you need to know, children:
that all the music in the world
wasn’t available with a point and click,
that the relationships we cultivated
with our idols lasted longer
than a television season. That we made love
and gods of our rock stars
who knew what we needed to hear,
what we needed to say
to the boy next door who we imagined
watched as we replaced our tongue-tied muzzles
with the confidence
of a hairbrush microphone.
One of the things I love about this poem, is that its unabashed nostalgia makes music feel important again. It’s like that early scene in Almost Famous, in which a young William Miller discovers all the classic albums that his sister has left for him. I loved everything about that movie and its portrayal of the rock myths of the 70’s, but I loved nothing more than that particular scene, because it took music down to a personal level; you could immediately sense how this gesture of a loving sister-brother relationship lit up something in William, whether it was gratitude or rebellion. Not only had William found his calling, he had found a way to express it through others. To acknowledge that other people can express your feelings just as well as you can is an important part of growing up, and nothing is better at it than music.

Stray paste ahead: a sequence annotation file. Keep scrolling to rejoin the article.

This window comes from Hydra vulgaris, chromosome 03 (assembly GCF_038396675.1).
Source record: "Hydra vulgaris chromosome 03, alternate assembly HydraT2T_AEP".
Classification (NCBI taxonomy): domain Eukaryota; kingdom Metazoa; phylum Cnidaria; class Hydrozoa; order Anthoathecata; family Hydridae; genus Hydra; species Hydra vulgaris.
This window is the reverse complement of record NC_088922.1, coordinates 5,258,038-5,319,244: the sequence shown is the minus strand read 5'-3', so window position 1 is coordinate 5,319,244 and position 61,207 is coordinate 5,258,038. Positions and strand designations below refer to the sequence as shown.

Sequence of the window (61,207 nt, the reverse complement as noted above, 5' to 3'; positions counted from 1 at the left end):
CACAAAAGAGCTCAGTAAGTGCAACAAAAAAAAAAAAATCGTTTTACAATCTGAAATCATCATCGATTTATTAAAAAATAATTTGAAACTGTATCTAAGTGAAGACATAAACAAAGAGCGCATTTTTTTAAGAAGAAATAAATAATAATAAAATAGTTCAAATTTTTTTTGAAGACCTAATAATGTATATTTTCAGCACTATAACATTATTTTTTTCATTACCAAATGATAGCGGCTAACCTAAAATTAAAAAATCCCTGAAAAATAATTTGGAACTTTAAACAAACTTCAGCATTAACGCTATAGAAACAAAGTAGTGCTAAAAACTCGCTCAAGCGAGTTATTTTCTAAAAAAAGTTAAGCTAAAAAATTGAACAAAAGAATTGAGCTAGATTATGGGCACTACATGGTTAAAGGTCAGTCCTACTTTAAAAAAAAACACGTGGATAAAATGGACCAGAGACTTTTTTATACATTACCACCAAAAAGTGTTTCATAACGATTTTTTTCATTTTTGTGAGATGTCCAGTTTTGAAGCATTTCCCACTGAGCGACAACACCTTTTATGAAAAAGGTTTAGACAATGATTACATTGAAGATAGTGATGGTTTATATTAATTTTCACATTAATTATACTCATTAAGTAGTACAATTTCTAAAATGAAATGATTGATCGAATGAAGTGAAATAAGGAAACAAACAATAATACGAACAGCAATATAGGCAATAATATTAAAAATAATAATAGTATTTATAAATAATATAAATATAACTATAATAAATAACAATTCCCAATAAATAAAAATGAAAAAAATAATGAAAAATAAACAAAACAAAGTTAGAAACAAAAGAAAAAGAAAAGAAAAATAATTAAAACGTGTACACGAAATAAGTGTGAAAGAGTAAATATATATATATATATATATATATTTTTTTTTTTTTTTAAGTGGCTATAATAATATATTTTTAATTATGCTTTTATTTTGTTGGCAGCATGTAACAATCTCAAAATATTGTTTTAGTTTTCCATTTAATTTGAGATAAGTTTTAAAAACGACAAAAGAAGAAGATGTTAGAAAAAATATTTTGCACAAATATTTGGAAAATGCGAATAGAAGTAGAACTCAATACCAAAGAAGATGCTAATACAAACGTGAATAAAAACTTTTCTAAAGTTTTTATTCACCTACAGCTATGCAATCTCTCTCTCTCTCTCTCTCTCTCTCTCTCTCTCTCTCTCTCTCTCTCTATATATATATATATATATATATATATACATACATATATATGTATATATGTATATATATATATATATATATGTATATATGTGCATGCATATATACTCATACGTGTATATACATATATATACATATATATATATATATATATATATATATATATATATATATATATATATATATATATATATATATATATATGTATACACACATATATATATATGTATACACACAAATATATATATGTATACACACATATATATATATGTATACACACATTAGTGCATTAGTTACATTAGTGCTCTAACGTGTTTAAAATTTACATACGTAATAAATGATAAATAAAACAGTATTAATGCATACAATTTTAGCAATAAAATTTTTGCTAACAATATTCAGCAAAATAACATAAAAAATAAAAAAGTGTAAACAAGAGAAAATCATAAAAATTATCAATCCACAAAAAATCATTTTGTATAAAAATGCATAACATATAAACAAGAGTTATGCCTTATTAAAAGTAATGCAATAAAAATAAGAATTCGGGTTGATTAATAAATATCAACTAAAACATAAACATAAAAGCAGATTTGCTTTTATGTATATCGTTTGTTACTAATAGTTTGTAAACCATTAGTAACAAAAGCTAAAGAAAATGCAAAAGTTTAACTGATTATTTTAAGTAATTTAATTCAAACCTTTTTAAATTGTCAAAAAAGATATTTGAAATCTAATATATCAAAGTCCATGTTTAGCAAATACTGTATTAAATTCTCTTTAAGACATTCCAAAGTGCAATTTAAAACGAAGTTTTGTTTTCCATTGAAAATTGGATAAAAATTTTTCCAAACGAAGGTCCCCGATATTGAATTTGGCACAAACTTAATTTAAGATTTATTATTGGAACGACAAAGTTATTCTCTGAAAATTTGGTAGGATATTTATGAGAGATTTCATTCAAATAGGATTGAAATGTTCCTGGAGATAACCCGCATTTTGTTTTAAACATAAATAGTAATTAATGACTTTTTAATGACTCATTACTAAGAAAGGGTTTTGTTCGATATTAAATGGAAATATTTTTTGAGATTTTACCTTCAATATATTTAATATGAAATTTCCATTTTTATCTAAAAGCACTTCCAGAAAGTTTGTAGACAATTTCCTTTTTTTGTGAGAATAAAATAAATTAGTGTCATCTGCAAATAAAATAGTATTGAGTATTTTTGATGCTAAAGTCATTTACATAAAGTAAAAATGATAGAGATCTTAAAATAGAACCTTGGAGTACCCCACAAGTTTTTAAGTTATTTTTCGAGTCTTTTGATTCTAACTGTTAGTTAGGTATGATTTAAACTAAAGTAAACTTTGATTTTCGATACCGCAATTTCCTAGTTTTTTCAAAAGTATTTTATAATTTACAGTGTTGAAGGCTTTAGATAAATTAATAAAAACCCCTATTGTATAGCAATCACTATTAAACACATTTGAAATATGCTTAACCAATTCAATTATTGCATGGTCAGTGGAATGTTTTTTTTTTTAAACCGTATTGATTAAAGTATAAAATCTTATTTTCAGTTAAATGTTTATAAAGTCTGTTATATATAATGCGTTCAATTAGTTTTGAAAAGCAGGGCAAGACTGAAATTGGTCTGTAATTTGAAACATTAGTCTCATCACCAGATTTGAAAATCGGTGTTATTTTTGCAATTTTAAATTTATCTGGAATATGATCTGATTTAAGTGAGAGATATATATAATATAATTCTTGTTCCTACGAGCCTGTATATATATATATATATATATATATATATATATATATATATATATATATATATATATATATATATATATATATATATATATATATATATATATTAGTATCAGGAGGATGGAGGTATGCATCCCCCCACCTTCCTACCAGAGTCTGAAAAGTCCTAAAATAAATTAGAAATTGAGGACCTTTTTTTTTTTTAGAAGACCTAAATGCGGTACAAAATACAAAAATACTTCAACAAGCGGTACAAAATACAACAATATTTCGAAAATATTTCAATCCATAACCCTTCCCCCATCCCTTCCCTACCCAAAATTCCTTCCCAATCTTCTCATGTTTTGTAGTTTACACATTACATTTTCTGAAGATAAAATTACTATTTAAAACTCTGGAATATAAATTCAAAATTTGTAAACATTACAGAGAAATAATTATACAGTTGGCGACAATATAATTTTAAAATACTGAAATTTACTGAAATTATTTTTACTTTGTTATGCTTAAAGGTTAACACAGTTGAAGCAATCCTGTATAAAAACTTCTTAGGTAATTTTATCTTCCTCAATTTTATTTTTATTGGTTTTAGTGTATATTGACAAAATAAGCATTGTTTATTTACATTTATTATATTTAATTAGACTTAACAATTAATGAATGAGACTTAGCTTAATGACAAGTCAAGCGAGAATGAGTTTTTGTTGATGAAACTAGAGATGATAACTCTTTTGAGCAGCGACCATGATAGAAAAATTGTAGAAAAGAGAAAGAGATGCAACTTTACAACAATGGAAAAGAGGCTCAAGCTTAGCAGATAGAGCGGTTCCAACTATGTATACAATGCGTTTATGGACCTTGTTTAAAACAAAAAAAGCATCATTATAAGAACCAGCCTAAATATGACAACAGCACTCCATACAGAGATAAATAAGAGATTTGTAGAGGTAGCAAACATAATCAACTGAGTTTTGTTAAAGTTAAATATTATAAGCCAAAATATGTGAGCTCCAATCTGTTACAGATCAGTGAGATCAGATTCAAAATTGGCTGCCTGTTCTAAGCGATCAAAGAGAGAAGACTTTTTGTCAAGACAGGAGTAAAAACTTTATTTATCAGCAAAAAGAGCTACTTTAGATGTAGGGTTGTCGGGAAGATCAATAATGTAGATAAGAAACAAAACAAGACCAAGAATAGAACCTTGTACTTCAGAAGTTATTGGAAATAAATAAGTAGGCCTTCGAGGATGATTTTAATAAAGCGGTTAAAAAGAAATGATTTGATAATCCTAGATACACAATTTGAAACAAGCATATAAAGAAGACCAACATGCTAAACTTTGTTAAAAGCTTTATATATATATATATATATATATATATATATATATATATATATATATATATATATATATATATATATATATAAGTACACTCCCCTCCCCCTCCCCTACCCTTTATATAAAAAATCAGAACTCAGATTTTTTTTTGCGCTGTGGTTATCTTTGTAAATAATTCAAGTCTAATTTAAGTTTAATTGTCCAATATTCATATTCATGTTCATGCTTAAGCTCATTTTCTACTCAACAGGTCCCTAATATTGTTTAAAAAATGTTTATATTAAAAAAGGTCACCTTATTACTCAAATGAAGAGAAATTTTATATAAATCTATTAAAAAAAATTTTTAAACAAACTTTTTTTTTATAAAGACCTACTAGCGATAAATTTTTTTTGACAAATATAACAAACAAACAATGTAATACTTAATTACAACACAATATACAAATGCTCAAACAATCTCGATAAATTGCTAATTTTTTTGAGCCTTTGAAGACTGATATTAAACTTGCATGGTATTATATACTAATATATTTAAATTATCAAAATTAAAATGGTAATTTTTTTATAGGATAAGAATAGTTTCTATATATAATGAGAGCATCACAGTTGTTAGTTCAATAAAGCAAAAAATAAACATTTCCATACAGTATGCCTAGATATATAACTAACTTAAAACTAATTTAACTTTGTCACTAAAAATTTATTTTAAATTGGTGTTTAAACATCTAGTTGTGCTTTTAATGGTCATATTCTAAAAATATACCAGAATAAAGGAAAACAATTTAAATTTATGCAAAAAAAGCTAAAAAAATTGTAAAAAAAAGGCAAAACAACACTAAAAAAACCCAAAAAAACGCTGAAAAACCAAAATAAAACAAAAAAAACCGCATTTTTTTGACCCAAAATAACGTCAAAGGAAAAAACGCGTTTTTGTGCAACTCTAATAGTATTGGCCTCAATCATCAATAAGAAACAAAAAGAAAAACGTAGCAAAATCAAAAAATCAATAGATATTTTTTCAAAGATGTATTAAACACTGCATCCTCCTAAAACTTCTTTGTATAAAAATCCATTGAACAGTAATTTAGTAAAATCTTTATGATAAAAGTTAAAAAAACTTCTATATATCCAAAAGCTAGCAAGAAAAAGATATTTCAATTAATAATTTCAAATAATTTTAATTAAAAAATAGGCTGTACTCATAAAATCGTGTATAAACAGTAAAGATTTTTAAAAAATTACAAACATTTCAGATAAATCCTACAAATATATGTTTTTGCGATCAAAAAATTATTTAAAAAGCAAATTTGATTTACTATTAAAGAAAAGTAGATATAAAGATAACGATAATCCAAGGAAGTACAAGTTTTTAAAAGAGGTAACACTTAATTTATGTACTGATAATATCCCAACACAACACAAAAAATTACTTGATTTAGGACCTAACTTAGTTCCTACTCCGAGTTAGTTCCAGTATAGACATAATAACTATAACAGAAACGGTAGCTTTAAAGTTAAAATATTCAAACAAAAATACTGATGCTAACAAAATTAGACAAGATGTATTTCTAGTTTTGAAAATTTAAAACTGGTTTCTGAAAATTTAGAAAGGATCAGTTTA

When I first read it, I thought such thoughts would be off limits; that I would be able to engage with what it said about music consumption more or less separately from what it says about how we use music as self-expression. But I soon realized that that’s impossible. It’s simply too tempting a parallel. But because I thought I could separate these things, I also think I read it a little too narrowly. It’s a poem about all the work that went into being obsessed with music before the iTunes-fueled instant availability, but the way I read it and the lively discussion in the comments section, this has less to do with the broader availability itself, than with wanting to remember the days when making a mixtape actually took some effort and a personal touch. As I remember it, only people who really loved music – no matter it was the flavor of the month or something your parents had from your parents’ collection – made mixtapes. I sort of imagine them as younger versions of Nick Hornby’s perennially mixtaping protagonist Rob Fleming from High Fidelity.